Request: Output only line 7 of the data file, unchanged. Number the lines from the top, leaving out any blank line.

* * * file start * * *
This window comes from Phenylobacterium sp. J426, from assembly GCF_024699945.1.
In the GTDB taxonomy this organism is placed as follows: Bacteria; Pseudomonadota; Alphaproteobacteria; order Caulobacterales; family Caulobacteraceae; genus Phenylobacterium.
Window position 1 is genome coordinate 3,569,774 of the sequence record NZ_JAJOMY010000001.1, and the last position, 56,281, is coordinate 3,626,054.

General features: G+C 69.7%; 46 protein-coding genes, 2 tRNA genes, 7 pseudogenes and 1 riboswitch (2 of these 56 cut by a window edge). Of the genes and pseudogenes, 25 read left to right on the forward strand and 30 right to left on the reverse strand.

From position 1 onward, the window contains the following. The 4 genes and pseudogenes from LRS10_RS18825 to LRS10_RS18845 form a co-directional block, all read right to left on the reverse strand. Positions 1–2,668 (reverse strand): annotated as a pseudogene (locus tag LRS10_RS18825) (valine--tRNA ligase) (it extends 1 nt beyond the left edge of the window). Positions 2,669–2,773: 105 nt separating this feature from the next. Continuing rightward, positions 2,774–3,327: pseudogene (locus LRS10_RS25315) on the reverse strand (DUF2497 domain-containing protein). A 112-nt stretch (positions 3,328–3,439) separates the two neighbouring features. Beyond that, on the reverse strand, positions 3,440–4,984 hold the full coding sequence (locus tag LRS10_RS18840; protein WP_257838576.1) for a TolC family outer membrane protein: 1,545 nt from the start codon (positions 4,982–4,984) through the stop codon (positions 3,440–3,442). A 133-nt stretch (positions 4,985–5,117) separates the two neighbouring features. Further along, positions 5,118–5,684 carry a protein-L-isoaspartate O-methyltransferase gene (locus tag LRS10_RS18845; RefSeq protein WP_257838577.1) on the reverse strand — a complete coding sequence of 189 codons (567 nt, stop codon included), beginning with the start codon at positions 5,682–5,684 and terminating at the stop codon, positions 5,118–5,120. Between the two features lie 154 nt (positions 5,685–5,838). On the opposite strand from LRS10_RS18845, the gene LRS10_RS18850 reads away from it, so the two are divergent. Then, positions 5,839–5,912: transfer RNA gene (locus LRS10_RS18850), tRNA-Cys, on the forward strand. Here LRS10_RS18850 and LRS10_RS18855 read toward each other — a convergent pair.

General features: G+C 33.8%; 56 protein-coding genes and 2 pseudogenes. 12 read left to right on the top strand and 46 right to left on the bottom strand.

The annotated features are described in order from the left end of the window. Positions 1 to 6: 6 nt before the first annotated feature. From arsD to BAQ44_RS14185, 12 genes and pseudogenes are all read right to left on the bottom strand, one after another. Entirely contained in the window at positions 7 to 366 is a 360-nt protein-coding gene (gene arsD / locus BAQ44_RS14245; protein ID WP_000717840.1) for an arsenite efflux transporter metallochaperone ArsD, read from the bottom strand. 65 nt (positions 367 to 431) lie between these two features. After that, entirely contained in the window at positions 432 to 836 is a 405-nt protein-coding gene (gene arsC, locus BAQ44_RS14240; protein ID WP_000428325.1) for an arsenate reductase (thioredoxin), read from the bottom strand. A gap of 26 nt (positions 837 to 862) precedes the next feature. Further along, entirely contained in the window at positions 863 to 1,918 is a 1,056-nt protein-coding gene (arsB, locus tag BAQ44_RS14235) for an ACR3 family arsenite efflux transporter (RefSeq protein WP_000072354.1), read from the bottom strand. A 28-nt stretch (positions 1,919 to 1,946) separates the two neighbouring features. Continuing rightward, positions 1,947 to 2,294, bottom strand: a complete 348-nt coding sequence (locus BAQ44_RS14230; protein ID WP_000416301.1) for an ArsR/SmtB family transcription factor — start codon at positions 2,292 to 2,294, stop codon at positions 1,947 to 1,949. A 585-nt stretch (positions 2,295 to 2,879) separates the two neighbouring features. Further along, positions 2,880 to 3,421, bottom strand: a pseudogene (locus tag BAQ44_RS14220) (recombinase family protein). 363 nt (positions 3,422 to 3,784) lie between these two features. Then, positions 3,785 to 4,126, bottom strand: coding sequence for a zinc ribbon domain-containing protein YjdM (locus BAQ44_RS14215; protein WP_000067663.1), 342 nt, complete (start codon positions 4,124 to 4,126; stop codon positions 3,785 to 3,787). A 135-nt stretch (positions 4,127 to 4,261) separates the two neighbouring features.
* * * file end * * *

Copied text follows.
The annotated features are described in order from the left end of the window. Positions 1 to 6: 6 nt before the first annotated feature. From arsD to BAQ44_RS14185, 12 genes and pseudogenes are all read right to left on the bottom strand, one after another. Entirely contained in the window at positions 7 to 366 is a 360-nt protein-coding gene (gene arsD / locus BAQ44_RS14245; protein ID WP_000717840.1) for an arsenite efflux transporter metallochaperone ArsD, read from the bottom strand. 65 nt (positions 367 to 431) lie between these two features. After that, entirely contained in the window at positions 432 to 836 is a 405-nt protein-coding gene (gene arsC, locus BAQ44_RS14240; protein ID WP_000428325.1) for an arsenate reductase (thioredoxin), read from the bottom strand. A gap of 26 nt (positions 837 to 862) precedes the next feature. Further along, entirely contained in the window at positions 863 to 1,918 is a 1,056-nt protein-coding gene (arsB, locus tag BAQ44_RS14235) for an ACR3 family arsenite efflux transporter (RefSeq protein WP_000072354.1), read from the bottom strand. A 28-nt stretch (positions 1,919 to 1,946) separates the two neighbouring features. Continuing rightward, positions 1,947 to 2,294, bottom strand: a complete 348-nt coding sequence (locus BAQ44_RS14230; protein ID WP_000416301.1) for an ArsR/SmtB family transcription factor — start codon at positions 2,292 to 2,294, stop codon at positions 1,947 to 1,949. A 585-nt stretch (positions 2,295 to 2,879) separates the two neighbouring features. Further along, positions 2,880 to 3,421, bottom strand: a pseudogene (locus tag BAQ44_RS14220) (recombinase family protein). 363 nt (positions 3,422 to 3,784) lie between these two features. Then, positions 3,785 to 4,126, bottom strand: coding sequence for a zinc ribbon domain-containing protein YjdM (locus BAQ44_RS14215; protein WP_000067663.1), 342 nt, complete (start codon positions 4,124 to 4,126; stop codon positions 3,785 to 3,787). A 135-nt stretch (positions 4,127 to 4,261) separates the two neighbouring features.